While the Malawi men’s football national team plays international friendly matches regularly ahead of competitions, their female counterparts have not had any in the last five years despite having competitive assignments along the way.
The Scorchers last had an international friendly in 2016 when they lost 2-3 to Zambia’s Copper Queens at Nankhaka ground in Lilongwe.
According to an article titled Exhibition Game on www.alvin-almazov.com, international friendlies are important as “they give managers [coaches] the opportunity to experiment with team selection and tactics before tournaments, and assess the abilities of players they may potentially select for the tournament squad”.
Within the last five years, the Scorchers have been involved in tournaments such as the 2020 Tokyo Olympics qualifiers and the just-ended Cosafa Women’s Championship.
The Scorchers mostly rely on training matches against domestic clubs, especially men’s youth teams, to tune up for international tournaments.
In an interview earlier in the week, China-based Scorchers’ captain Tabitha Chawinga lamented the situation, saying Malawi’s latest feat at the Cosafa Women’s Championship in South Africa where they reached the final, was because of the players and the technical staff’s determination as most of their counterparts had some international friendlies prior to the competition.
She said: “It is very unfair that in this age, where the world football governing body Fifa and many countries are taking women’s football seriously, Malawi is lagging behind.”
The prolific striker, who plays for Chinese top-flight league side Wuhan Jiangda alongside her younger sister Temwa, said the Scorchers’ latest achievement at Cosafa should send a message to stakeholders that women’s football has the potential to put the country on the global map, but all they need is the support.
National Women’s Football Association chairperson Suzgo Ngwira concurred with Chawinga that the Scorchers can do wonders if there can be equal treatment of men’s and women’s national teams by the government, football authossrities and other stakeholders in terms of financial support.
“If you have noted, government and the corporate world always give generous financial support to men’s football, but give women’s football a cold shoulder. Even prior to the South Africa trip, the Scorchers struggled a lot in preparations due to lack of funds,” she said.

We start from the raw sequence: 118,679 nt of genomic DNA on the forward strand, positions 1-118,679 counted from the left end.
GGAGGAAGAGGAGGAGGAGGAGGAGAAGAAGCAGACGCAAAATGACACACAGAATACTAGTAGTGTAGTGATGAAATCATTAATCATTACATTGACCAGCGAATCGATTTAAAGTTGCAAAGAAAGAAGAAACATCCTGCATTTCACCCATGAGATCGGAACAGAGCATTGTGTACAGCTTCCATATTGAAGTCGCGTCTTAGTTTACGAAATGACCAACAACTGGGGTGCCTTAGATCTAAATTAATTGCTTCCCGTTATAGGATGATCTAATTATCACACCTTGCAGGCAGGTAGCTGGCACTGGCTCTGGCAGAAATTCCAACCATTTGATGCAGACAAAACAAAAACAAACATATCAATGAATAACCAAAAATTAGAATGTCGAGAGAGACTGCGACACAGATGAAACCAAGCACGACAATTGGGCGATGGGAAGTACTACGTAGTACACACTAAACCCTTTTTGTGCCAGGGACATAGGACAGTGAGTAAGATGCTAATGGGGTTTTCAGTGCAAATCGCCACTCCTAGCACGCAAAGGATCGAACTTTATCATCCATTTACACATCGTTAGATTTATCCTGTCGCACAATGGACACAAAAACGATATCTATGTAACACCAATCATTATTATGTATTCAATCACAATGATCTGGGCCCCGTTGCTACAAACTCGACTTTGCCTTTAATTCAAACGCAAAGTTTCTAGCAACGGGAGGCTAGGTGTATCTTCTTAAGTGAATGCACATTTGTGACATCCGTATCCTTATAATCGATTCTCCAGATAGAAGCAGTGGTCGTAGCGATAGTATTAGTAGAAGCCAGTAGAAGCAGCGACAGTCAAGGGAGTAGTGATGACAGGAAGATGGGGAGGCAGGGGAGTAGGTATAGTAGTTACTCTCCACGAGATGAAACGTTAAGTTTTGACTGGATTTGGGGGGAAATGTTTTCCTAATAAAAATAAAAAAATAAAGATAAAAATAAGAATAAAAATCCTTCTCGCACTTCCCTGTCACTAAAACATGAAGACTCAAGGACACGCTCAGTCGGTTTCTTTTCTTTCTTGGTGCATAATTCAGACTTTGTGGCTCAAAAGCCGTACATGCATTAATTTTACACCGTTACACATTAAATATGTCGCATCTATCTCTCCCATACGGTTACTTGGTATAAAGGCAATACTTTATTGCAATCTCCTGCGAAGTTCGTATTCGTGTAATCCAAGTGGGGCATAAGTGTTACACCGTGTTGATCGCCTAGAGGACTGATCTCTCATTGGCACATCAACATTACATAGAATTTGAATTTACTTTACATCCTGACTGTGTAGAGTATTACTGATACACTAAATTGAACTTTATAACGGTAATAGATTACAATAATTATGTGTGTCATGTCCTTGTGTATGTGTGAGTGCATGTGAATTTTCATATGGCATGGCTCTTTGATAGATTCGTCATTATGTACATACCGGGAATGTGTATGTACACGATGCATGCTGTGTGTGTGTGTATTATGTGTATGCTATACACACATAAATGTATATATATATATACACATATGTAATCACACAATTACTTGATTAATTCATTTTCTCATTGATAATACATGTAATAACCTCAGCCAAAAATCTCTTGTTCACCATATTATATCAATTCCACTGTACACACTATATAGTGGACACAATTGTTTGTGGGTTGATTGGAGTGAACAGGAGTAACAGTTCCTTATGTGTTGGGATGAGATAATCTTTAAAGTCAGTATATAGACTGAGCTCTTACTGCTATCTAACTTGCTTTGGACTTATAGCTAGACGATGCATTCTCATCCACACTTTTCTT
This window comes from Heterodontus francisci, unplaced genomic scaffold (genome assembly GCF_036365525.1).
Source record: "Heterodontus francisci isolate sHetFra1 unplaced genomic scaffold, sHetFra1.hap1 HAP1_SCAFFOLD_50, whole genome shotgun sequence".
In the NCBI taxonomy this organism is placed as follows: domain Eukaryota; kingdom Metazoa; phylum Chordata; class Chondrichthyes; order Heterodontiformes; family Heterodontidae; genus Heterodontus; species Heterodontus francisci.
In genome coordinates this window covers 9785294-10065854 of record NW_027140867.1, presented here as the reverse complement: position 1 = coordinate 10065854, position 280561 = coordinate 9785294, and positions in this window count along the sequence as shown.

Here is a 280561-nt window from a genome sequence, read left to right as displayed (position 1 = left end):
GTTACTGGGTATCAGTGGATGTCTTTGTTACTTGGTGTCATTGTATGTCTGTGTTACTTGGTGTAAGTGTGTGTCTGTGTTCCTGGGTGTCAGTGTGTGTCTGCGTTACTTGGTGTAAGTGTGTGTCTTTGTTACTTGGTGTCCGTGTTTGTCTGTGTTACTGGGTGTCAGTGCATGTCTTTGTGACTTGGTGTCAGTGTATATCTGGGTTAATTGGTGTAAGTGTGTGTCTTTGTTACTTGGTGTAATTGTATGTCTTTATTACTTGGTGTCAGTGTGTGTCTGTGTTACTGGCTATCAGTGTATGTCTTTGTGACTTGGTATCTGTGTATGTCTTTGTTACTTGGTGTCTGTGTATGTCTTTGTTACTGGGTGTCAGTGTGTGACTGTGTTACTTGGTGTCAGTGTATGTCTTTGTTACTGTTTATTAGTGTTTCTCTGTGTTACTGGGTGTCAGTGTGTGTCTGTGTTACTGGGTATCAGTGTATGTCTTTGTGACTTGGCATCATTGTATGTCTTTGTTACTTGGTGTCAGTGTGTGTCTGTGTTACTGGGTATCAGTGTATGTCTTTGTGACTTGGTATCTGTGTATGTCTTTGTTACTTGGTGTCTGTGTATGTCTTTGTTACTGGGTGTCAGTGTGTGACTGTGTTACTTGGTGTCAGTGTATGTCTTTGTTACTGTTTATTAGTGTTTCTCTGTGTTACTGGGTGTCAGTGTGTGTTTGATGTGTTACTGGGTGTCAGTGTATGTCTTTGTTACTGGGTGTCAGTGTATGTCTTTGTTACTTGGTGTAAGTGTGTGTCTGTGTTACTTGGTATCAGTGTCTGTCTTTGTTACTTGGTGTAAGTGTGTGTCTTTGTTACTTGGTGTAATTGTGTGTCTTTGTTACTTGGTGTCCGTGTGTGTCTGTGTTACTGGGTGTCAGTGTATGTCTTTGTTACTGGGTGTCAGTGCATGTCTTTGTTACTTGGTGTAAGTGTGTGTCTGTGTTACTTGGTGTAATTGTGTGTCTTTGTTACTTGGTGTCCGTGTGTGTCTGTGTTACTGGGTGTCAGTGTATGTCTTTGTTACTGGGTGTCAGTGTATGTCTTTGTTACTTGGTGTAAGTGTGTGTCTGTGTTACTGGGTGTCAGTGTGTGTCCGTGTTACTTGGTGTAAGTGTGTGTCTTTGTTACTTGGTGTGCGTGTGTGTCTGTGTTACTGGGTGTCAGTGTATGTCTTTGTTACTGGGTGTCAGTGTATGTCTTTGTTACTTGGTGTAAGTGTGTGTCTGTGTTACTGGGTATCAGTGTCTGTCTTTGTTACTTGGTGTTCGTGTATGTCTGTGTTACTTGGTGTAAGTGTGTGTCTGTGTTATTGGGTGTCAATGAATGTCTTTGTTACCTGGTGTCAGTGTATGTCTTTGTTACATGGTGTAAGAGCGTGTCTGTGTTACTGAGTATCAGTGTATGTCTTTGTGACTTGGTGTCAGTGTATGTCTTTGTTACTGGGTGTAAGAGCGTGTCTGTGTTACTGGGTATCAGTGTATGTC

“It is my hope that the Scorchers’ latest achievement will trigger massive support towards women football. Government should be allocating special funding to the Scorchers as is the case with the Flames,” she said.
At the Cosafa tournament, the Scorchers heavily relied on domestic players drawn from the Fifa/FAM-funded women’s football regional leagues in the absence of overseas-based Chawinga sisters, who had club commitments.
Currently, there is no corporate company that bankrolls women’s football tournaments although there seemed to be a sudden wave of bubble-gum support from some companies that congratulated the Scorchers for their historic feat.
But football analyst and chartered marketer George Kaudza Masina believes Football Association of Malawi (FAM) is largely to blame for the Scorchers’ struggles.
“FAM has been handling women football as if it only exists in its structures as a mere requirement for funding purposes by Fifa. It is unfortunate that, unlike their male counterparts, women football is not being taken seriously in all fronts despite huge financial support from the world football governing body,” he said.
“The Scorchers’ latest achievement at Cosafa shows that women football can go miles and ably compete for honours at international stage if fully supported to have international friendlies.”
Football Association of Malawi (FAM) general secretary Alfred Gunda said they are aware of the struggles the Scorchers go through, but financial constraints have always been a problem.
“The needs of the national football team’s are huge and as FAM, we need unwavering support from other stakeholders to get things going. We have so many wishes for women’s football but resources are a problem. Time has come for the corporate world to invest in women football,” he said.